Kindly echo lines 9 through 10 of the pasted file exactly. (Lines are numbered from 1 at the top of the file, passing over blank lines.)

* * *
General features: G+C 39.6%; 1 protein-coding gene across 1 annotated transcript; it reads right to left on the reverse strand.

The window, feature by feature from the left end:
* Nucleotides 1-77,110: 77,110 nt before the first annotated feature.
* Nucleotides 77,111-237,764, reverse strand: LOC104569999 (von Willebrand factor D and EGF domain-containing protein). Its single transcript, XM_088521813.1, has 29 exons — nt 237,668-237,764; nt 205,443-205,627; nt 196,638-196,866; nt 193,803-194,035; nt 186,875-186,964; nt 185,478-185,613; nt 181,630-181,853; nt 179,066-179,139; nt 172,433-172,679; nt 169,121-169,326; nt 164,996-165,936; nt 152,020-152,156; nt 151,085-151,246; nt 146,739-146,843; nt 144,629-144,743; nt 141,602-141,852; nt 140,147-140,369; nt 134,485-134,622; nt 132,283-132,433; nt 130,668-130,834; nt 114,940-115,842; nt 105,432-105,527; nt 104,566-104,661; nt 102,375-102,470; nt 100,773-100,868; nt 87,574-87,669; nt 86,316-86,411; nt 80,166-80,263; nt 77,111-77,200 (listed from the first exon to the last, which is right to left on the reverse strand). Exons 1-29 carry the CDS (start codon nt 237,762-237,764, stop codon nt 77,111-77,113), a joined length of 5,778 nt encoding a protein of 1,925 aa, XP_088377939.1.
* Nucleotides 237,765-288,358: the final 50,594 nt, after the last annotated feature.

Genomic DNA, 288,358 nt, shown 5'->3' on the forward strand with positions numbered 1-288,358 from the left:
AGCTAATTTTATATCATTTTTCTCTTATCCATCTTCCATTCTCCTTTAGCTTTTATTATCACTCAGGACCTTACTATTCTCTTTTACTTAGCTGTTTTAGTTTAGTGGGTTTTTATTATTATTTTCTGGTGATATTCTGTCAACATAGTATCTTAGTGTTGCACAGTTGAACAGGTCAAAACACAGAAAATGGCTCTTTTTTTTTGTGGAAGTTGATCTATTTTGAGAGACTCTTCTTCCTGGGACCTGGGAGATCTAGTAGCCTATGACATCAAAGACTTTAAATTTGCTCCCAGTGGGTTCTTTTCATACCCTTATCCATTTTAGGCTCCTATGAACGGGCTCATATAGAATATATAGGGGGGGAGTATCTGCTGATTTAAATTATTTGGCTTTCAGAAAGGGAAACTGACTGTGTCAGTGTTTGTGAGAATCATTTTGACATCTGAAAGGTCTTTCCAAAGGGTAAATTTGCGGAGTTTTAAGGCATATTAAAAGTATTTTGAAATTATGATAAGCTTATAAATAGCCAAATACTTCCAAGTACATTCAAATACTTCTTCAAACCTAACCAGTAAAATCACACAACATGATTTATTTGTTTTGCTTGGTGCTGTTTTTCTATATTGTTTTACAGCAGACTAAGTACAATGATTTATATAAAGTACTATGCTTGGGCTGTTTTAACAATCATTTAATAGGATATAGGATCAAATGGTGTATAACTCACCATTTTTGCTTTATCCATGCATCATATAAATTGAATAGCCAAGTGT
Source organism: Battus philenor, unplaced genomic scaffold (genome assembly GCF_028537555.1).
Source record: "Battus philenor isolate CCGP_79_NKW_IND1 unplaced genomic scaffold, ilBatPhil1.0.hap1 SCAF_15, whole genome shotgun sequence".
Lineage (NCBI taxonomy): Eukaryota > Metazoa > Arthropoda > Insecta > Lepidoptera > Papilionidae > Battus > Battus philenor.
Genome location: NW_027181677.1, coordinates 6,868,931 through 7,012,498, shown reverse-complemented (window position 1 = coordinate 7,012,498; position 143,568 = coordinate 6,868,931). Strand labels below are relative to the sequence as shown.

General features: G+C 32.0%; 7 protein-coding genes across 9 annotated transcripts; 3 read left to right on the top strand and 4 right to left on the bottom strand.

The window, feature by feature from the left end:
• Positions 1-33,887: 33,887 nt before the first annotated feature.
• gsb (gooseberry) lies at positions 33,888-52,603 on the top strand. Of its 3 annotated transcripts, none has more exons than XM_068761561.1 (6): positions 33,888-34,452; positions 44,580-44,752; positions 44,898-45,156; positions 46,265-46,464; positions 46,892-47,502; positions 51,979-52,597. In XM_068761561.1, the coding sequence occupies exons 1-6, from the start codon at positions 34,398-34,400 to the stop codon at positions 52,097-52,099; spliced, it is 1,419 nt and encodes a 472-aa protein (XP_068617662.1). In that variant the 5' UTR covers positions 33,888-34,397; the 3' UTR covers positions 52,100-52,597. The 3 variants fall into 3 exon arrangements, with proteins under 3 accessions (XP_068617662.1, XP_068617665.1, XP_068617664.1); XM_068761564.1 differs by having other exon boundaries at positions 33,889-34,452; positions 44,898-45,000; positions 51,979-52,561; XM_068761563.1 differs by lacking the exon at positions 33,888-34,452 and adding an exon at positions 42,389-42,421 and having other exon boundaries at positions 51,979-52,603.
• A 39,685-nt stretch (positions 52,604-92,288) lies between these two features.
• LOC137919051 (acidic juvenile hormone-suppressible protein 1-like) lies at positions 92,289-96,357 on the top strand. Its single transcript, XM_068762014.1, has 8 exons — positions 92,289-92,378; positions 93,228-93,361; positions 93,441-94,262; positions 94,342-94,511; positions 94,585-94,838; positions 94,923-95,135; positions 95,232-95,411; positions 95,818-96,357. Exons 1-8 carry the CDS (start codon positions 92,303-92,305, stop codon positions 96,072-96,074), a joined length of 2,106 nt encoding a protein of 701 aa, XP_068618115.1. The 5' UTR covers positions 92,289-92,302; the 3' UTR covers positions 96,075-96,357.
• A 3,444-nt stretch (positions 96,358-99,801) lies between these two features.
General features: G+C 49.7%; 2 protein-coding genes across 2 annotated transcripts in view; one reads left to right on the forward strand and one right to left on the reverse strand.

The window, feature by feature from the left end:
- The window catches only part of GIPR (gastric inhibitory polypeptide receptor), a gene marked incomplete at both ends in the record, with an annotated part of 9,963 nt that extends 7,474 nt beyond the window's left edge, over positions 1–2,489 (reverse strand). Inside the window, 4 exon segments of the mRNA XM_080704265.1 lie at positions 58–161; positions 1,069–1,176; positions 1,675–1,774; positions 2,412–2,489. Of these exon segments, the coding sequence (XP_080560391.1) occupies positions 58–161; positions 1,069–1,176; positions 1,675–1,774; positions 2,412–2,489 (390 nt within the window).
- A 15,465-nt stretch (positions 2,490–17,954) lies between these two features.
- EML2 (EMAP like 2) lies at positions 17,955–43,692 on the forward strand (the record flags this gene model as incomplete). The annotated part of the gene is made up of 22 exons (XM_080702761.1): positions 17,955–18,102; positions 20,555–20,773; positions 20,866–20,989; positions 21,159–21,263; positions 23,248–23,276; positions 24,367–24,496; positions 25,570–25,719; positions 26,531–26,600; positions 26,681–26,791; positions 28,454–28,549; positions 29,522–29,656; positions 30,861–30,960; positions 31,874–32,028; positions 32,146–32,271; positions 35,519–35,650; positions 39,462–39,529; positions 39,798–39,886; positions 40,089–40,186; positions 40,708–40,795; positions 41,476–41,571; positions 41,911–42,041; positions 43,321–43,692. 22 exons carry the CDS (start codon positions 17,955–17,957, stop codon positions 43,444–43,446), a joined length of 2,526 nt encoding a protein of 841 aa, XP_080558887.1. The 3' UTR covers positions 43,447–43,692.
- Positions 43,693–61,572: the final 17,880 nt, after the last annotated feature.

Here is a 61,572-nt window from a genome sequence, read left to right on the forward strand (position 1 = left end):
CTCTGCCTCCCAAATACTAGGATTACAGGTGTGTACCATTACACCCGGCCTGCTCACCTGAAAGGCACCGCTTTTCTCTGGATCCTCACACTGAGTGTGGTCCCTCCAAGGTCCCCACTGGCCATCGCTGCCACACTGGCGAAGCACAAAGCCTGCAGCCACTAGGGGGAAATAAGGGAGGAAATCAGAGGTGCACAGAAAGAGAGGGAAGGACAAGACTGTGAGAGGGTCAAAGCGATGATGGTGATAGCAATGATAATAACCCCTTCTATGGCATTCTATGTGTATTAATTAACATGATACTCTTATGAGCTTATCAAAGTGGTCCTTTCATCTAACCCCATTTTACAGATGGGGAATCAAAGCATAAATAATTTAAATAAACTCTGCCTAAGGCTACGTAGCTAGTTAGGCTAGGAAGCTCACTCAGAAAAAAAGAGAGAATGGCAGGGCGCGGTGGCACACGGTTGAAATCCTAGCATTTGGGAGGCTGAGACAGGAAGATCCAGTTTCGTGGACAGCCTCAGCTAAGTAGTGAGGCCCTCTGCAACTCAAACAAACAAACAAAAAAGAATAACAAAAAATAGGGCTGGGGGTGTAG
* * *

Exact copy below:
Source record: "Battus philenor isolate CCGP_79_NKW_IND1 unplaced genomic scaffold, ilBatPhil1.0.hap1 SCAF_15, whole genome shotgun sequence".
Lineage (NCBI taxonomy): Eukaryota > Metazoa > Arthropoda > Insecta > Lepidoptera > Papilionidae > Battus > Battus philenor.